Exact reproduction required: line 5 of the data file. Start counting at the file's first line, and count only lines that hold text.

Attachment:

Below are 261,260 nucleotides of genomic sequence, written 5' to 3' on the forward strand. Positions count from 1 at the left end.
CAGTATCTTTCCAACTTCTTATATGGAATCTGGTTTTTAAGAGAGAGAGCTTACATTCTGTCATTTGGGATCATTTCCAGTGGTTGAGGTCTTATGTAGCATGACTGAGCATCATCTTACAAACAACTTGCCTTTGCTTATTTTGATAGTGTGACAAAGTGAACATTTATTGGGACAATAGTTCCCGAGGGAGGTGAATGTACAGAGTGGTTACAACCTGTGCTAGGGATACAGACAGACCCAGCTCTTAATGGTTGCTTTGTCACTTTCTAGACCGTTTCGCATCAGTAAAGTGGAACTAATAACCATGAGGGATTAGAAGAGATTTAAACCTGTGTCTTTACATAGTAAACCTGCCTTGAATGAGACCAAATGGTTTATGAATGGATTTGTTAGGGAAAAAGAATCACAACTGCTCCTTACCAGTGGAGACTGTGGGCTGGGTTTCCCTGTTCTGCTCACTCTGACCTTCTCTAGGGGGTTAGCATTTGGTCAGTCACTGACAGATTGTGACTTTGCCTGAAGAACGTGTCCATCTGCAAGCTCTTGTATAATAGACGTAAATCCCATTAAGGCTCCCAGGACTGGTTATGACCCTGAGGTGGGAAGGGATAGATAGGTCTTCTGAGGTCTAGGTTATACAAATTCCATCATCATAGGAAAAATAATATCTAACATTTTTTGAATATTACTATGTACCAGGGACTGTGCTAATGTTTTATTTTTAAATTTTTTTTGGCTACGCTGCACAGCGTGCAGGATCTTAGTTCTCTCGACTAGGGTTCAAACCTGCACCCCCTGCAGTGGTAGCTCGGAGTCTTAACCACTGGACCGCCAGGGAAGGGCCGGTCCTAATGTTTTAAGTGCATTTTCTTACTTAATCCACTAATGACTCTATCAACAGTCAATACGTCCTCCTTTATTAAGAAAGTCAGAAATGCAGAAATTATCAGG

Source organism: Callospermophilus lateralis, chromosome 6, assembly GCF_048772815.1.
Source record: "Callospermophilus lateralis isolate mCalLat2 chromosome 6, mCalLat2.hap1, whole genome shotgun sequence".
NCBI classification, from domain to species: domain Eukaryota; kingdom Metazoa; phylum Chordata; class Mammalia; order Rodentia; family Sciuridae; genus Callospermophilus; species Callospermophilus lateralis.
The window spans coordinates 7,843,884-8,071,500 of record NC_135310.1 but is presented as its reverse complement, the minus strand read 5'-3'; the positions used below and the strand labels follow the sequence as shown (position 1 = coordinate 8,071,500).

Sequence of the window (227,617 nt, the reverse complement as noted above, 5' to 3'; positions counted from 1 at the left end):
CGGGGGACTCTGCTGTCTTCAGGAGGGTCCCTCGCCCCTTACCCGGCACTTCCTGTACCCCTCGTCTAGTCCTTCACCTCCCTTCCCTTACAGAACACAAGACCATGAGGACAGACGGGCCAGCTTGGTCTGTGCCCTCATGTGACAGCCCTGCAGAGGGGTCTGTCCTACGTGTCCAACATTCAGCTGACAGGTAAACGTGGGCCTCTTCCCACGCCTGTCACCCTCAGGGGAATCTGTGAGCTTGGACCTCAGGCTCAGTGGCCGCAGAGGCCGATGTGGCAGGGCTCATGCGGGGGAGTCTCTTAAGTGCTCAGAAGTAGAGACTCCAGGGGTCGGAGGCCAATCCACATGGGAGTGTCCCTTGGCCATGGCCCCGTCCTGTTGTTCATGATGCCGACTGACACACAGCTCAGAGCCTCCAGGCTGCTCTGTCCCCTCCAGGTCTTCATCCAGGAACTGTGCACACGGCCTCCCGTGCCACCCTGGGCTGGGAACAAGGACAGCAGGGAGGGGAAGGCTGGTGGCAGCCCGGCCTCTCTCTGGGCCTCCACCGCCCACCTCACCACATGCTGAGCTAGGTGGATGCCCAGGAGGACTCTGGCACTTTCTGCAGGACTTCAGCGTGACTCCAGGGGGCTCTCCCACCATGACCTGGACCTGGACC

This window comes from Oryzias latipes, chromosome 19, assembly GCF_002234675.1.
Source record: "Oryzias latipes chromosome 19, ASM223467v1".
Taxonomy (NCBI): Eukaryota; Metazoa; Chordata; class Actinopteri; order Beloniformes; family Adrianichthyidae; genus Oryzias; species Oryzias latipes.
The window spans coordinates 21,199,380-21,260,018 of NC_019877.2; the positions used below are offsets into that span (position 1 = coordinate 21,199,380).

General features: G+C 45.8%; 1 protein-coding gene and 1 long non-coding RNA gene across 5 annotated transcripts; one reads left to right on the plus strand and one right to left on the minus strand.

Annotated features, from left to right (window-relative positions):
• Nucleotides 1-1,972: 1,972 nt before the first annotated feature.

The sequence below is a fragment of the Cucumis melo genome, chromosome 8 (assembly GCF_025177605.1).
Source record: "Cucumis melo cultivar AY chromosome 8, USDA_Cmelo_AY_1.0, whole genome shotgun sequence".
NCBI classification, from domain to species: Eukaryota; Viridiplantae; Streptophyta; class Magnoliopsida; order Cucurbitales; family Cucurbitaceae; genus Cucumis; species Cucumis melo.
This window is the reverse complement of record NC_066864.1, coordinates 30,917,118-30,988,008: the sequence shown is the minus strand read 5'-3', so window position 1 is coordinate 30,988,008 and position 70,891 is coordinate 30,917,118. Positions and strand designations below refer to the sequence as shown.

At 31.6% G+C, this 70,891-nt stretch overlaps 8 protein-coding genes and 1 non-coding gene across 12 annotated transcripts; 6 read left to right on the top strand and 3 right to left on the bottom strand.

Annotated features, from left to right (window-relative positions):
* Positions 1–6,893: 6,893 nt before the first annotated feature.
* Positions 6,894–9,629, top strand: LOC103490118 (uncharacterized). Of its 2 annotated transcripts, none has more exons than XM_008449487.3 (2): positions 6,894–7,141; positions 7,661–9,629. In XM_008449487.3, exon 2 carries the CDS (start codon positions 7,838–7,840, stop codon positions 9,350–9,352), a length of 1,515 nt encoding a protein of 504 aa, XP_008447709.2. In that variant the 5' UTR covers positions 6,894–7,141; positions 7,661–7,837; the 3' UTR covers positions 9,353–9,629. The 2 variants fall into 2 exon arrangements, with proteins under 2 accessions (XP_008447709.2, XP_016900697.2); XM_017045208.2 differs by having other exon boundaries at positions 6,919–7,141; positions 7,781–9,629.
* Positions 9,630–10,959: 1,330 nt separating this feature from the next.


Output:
NCBI classification, from domain to species: domain Eukaryota; kingdom Metazoa; phylum Chordata; class Mammalia; order Rodentia; family Sciuridae; genus Callospermophilus; species Callospermophilus lateralis.